Cultivating Belonging Is the Ultimate Goal of DEI
- How do humans bond with each other?
- Why is social exclusion so painful?
One of the hottest topics in leadership conferences is DEI (Diversity, Equality, and Inclusion). State and federal laws require that companies and organizations make their workforces and membership closely reflect the population in terms of race, gender, and other factors.
Increasing evidence shows that many DEI efforts are counterproductive. DEI initiatives often cause resentment and dissatisfaction because they heighten rather than lessen friction among different groups.
Human beings have always needed to belong to groups. In prehistory, survival and safety depended on being part of a tribe. Today, we also voluntarily align ourselves with and actively support numerous groups. Political parties, religions, clubs, schools, sports team fandom, and social status are all part of this need to belong.
Membership in groups helps us work together, avoid stress, and find support from others. Simply ensuring that a team or workforce is diverse, equal, and inclusive means only some team members feel they genuinely belong to the group.
The Ins and Outs of Belonging
Scientific research has shown that people belonging to a specific group like in-group members more than out-group members. In a recent study, avid soccer fans were asked to squeeze a hand grip to give a monetary award to themselves, fellow fans, and non-fans. The effort used determined the amount of the reward. The results showed significantly larger reward intentions for self and fellow fans than non-fans.
Among corporate employees or organization members, each person might belong to any number of groups based on racial, gender, political, or religious identifications. Establishing a healthy identity as a member of the company’s team or organization is a determining factor in creating a sense of belonging. As the soccer fan study indicates, a feeling of belonging to the group will result in more effort exerted to benefit that group.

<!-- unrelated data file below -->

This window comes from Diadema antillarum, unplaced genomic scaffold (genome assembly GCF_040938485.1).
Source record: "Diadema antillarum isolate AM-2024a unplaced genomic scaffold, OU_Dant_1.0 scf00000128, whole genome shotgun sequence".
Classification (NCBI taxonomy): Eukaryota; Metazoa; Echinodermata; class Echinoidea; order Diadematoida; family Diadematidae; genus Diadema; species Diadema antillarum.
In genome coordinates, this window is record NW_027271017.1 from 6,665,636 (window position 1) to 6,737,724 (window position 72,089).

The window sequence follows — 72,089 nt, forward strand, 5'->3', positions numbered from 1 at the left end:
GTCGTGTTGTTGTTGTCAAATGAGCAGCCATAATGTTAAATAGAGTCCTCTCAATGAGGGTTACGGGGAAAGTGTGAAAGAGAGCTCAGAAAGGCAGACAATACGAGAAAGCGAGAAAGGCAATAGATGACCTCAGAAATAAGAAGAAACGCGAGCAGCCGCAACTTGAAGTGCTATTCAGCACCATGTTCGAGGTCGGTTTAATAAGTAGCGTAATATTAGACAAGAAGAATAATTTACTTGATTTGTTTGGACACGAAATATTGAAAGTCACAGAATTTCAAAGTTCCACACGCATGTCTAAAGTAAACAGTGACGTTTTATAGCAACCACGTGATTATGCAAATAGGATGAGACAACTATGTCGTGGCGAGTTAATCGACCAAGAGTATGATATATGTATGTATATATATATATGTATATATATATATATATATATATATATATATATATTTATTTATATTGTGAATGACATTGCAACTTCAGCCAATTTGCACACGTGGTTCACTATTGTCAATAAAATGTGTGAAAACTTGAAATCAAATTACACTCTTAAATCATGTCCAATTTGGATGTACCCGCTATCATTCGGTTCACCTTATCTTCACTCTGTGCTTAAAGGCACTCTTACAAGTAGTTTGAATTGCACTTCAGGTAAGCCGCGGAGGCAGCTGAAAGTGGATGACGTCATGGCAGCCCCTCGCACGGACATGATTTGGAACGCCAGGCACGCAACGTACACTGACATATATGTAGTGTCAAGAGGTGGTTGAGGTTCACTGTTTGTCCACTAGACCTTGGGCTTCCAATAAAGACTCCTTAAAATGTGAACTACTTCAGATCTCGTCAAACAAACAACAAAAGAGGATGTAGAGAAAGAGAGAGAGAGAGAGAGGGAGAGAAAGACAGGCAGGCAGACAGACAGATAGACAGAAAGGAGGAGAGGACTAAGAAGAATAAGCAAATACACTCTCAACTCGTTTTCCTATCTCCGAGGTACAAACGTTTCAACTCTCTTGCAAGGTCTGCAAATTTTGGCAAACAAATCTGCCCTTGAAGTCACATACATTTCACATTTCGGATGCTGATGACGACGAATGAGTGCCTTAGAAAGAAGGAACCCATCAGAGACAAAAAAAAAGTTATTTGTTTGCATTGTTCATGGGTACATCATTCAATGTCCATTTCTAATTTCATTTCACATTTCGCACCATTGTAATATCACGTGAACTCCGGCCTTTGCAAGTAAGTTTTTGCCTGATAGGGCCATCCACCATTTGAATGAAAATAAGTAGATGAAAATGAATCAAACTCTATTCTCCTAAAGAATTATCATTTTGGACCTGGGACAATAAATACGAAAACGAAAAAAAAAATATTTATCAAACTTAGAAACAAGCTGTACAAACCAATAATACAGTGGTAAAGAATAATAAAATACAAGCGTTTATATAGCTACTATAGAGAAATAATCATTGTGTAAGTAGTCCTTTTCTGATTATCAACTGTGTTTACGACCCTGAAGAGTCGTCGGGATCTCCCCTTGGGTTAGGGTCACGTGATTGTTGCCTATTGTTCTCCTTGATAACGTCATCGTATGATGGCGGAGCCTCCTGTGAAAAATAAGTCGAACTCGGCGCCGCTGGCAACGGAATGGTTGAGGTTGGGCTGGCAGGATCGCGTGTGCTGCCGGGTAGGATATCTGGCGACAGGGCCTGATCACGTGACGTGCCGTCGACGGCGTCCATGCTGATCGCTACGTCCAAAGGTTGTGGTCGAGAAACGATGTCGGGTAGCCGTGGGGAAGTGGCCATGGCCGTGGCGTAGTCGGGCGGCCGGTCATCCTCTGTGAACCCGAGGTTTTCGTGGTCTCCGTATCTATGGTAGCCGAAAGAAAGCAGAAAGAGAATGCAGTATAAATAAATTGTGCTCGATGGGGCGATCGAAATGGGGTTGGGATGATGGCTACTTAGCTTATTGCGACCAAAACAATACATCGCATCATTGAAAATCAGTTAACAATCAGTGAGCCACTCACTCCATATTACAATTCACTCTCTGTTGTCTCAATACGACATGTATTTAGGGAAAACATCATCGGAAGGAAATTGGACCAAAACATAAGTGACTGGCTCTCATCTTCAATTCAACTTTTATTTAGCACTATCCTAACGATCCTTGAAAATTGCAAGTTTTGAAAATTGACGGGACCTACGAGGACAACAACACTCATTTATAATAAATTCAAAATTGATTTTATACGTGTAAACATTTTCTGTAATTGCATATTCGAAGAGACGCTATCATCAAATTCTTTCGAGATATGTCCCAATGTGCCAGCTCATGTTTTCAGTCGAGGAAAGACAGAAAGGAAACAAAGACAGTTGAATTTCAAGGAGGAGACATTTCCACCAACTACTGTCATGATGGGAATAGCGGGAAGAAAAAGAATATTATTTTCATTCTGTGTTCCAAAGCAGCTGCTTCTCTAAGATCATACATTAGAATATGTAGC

Team Building Enhances Individual Belonging
In a diverse group environment, identifying with the group is essential to creating a team that works effectively toward common goals. Simply implementing a DEI policy cannot lead to a sense of belonging. Leadership should encourage team unity to help create an in-group that encompasses the entire organization.
A very effective way to bring people together is to find shared commonalities. Very often, what truly bonds your team members is more than shared goals.
One study found that people with the same first name were three times more likely to help each other. Another study found that people were three times more generous toward those who shared their first names. These minimal commonalities create a sense of belonging at the unconscious level. They serve as a strong glue that binds your team members together.
Neuroscience Research Offers Insights into Belonging
The end goal of DEI should include enhancing individual feelings of belonging within a team, business, or organization. An understanding of group dynamics is essential to making informed leadership decisions.
Dr. Terry Wu is an experienced Neuroscientist who has studied human behavior for nearly four decades. Through speaking and consulting, he helps corporate and organization leaders improve group cohesion and productivity. Few speakers make Neuroscience as fun and entertaining as he does. He has built a reputation for translating science into relatable and actionable insights for leaders to implement.